Skeptophilia (skep-to-fil-i-a) (n.) - the love of logical thought, skepticism, and thinking critically. Being an exploration of the applications of skeptical thinking to the world at large, with periodic excursions into linguistics, music, politics, cryptozoology, and why people keep seeing the face of Jesus on grilled cheese sandwiches.

Tuesday, May 15, 2012

The power of vicarious experience

I find it curious how certain most of us are of our beliefs.  We all like to think of ourselves as basing our views of the world in reality; that we (and others who agree with us) are clear-headed, logical, perceiving the universe as it is -- and that because of that, our views won't change.

In reality, our attitudes are constantly shifting.  That even the most stubbornly doctrinaire amongst us can be pulled around unconsciously was just dramatically demonstrated by a lovely little experiment performed at Ohio State University.  (Source)

In this study, test subjects were given a passage to read, about a fictional character who was enduring adversity.  In one passage, the main character had to fight for his opportunity to cast his vote in an election; in another, a person is presented in a favorable light, and then at the end of the story is revealed to be a different ethnicity, religion, or sexual orientation from the reader.  In each case, reading the story had a strong, and measurable, effect on the reader.  In the first instance, the test subjects who read the story about a man who overcame obstacles to participate in an election had a "significantly higher" likelihood of voting in the next election themselves; in the second, assessments given after reading the story resulted in more favorable attitudes toward the group in question, and a lower likelihood of stereotyping, as compared to a control group.

The researchers called this phenomenon "experience-taking."  We read a story, and in some way, we become the character about whom we are reading; we adopt his/her persona.  As a result, it becomes more appealing to do what the character does, and more difficult to stigmatize the members of the group to which the character belongs.

"Experience-taking changes us by allowing us to merge our own lives with those of the characters we read about, which can lead to good outcomes," said Geoff Kaufman, who led the study while he was a graduate student at Ohio State.  He is now a postdoctoral researcher at Dartmouth College's Tiltfactor Laboratory. 

In each case, the effect was strongest when the story was told in first person, and when the main character was of a demographic most like that of the reader; for example, when the man who endured adversity to cast his vote was, like the test subject, a young male university student.  Third person stories, and ones where the demographic significantly differed from that of the reader, showed a lower -- but still measurable -- level of experience-taking.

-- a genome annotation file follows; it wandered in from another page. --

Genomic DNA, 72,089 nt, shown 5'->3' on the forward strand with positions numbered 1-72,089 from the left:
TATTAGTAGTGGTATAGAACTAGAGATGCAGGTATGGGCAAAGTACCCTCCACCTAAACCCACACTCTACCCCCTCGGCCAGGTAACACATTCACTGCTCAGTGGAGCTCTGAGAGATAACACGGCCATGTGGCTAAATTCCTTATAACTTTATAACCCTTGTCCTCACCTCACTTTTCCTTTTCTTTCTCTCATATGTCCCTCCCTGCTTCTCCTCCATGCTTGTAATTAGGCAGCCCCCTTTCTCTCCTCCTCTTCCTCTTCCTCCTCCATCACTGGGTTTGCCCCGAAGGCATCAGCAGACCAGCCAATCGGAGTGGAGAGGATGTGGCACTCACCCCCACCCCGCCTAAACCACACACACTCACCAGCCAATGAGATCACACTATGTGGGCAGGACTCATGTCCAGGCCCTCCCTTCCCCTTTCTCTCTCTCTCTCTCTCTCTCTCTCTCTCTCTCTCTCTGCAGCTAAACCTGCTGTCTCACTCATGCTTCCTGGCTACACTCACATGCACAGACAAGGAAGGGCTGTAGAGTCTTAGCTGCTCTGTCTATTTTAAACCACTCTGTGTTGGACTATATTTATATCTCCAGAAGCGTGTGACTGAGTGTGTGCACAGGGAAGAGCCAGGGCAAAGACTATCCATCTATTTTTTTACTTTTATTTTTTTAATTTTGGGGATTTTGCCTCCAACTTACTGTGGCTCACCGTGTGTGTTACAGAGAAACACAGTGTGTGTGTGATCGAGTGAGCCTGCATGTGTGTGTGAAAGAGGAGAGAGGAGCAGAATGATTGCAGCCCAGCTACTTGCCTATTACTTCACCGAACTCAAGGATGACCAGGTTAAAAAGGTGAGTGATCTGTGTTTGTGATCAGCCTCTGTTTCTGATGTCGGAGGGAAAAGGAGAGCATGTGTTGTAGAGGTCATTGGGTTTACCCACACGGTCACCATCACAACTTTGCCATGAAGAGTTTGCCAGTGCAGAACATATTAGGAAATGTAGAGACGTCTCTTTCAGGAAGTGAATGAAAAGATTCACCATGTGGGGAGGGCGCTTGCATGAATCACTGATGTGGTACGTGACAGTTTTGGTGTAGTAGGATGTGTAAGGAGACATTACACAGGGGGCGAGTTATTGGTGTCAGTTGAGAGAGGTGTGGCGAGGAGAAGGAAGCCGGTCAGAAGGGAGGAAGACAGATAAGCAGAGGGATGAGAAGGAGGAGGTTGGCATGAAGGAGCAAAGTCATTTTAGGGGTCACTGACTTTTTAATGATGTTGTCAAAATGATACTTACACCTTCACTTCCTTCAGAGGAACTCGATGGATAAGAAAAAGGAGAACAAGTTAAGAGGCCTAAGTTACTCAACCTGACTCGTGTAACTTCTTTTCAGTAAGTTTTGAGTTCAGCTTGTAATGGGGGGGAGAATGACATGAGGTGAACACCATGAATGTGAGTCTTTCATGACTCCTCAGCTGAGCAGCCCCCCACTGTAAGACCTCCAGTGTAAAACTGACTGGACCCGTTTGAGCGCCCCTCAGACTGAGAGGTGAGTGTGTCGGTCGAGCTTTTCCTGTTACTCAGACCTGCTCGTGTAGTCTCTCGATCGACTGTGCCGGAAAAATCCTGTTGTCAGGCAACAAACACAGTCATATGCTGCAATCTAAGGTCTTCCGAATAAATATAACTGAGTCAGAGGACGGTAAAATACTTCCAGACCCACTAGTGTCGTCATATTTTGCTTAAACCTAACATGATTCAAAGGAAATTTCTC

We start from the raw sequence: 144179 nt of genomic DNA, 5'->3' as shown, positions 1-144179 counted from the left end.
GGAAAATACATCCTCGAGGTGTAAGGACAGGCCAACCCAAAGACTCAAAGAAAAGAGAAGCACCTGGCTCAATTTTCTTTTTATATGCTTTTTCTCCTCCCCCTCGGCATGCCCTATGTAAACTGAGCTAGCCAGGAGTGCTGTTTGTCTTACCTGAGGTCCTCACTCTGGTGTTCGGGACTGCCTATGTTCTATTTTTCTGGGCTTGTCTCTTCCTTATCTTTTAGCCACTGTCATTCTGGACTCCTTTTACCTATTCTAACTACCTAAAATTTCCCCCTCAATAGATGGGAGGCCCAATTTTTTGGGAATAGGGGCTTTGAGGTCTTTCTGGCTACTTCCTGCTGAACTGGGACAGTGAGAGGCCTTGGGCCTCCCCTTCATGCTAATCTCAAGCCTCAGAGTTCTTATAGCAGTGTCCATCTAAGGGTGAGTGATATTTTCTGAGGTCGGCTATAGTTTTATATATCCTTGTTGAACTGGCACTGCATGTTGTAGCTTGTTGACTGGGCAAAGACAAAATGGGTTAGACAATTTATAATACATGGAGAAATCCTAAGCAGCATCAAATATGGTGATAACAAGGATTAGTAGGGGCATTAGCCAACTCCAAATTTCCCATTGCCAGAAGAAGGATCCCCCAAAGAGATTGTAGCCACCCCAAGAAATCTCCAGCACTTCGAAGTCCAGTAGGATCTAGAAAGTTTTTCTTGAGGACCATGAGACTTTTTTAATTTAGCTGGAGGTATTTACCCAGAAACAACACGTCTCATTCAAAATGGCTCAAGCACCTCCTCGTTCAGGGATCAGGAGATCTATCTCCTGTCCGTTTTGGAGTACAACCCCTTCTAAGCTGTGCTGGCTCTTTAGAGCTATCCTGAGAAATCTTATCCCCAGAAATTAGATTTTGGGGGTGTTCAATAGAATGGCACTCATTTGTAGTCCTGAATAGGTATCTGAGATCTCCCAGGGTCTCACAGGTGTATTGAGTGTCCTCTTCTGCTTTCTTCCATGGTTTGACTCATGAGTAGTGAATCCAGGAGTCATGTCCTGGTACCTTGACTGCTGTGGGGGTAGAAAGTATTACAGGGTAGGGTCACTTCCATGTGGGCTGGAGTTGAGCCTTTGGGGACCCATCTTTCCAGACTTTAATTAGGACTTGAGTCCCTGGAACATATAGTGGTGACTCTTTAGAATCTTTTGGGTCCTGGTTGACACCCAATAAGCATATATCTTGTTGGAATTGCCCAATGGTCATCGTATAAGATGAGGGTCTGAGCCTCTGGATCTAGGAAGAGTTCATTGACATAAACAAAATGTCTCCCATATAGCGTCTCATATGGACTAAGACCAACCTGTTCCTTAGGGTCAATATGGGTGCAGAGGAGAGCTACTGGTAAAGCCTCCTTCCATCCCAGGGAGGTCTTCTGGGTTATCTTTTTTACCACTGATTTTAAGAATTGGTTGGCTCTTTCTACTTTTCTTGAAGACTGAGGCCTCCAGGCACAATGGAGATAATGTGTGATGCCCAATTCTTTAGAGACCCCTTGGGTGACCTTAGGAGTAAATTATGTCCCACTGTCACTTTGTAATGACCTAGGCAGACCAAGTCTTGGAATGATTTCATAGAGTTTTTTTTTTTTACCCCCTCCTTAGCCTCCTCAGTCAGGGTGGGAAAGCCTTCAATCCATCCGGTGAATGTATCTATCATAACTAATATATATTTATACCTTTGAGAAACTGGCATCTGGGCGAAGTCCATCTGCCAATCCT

"Experience-taking can be a powerful way to change our behavior and thoughts in meaningful and beneficial ways," said Lisa Libby, co-author of the study and assistant professor of psychology at Ohio State University.  "(It is) powerful because people don't even realize it is happening to them.  It's an unconscious process."

The findings of the study appear online in the Journal of Personality and Social Psychology and will be published in a future print edition.

What I find most interesting about all of this is how fluid our perception of the world is.  That memory is plastic, and highly unreliable, has been known for years; the rather alarming discovery that our senses are quite capable of overlooking the obvious followed suit soon after, with such classic experiments as the "Gorilla in the Room" video clip.  But all through this, many of us have clung like grim death to the idea that at least our convictions stay the same; we believe what we believe until we choose, deliberately, to change it.  Kaufman and Libby's experiment show that, in fact, our views of those around us are as mushy as the rest of our brain.

And all of this, of course, has significant bearing on the current kerfuffle over whether or not Mitt Romney bullied a kid in high school.  I'm not going to address the truth or falsity of the claim; predictably, the Democrats say he did it, the Republicans claim it's a slanderous falsehood.  Myself, I don't care.  The idea that a 65 year old man somehow has gone for fifty years with his attitudes about gays, bullying, and fair treatment unchanged is absurd.  We are all, all of the time, adjusting our beliefs based upon those around us, what we see, what we hear, and what we read.  Far from being a sign of flip-flopping -- that dirtiest of the f-words in the political arena -- shifting our stance based upon circumstances is inevitable, and universal.

To be up front: I'm no fan of Romney's politics, for the most part, and anyone who knows me will vouch for the fact that I'm very far from being an Ann Coulter-style apologist for conservatives.  But I much more care about what a political candidate says, does, and believes now than I do about an incident from five decades ago.  Those who focus on such things are implying a patent falsehood -- that humans don't, or can't, change.

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